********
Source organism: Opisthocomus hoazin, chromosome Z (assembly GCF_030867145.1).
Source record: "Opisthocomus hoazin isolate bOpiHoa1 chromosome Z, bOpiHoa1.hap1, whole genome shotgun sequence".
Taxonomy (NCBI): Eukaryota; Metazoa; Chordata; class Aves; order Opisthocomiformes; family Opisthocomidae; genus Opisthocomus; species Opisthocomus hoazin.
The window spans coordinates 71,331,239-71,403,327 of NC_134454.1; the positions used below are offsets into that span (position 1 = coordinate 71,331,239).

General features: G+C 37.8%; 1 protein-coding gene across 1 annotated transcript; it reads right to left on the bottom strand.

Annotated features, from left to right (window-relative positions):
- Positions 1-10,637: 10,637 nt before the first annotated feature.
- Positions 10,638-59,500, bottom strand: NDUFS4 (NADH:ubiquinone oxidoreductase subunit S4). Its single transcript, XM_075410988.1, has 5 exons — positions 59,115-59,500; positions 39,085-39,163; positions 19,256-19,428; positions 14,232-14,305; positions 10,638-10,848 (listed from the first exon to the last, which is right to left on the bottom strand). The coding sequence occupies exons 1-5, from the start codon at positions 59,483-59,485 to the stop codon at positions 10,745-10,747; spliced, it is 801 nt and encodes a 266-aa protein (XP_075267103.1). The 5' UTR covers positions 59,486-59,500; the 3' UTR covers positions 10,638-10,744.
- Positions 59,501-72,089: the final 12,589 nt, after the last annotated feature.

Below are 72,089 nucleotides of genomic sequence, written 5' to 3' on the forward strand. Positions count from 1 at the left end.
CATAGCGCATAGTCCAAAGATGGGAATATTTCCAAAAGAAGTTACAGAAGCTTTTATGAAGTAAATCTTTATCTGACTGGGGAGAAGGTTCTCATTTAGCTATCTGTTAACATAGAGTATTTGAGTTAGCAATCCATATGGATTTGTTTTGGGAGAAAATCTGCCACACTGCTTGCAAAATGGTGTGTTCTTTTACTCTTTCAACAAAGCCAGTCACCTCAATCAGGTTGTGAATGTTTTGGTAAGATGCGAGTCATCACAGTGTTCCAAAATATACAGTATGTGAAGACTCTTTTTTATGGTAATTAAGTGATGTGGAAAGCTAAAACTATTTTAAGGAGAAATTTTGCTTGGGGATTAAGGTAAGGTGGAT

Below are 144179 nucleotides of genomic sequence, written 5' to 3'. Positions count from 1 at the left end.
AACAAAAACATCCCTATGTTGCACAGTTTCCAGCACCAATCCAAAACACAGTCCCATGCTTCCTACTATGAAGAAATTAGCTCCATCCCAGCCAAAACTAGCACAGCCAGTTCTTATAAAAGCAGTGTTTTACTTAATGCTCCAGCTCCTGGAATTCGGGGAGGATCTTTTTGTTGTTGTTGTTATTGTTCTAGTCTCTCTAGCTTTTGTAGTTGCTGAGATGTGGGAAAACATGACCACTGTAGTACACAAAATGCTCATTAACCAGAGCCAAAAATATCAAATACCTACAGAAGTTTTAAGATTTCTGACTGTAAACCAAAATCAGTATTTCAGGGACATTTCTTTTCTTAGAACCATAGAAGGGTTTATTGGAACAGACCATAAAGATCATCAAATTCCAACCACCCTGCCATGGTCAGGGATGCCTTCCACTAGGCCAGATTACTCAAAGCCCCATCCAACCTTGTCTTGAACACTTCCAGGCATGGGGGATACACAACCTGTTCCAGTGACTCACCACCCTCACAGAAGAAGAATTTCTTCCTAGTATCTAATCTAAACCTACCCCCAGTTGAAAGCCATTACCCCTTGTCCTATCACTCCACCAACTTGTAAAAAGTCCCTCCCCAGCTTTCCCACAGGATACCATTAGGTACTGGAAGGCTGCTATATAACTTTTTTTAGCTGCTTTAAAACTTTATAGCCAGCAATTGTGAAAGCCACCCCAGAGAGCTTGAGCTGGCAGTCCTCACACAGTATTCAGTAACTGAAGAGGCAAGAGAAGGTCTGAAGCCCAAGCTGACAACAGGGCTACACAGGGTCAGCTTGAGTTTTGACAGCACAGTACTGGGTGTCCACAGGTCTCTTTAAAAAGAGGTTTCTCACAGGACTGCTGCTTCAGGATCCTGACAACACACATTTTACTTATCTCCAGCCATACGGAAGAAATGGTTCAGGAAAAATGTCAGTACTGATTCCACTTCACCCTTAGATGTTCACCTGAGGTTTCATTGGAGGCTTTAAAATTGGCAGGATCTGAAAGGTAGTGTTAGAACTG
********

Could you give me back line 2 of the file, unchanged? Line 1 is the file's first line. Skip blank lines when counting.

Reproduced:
Source record: "Opisthocomus hoazin isolate bOpiHoa1 chromosome Z, bOpiHoa1.hap1, whole genome shotgun sequence".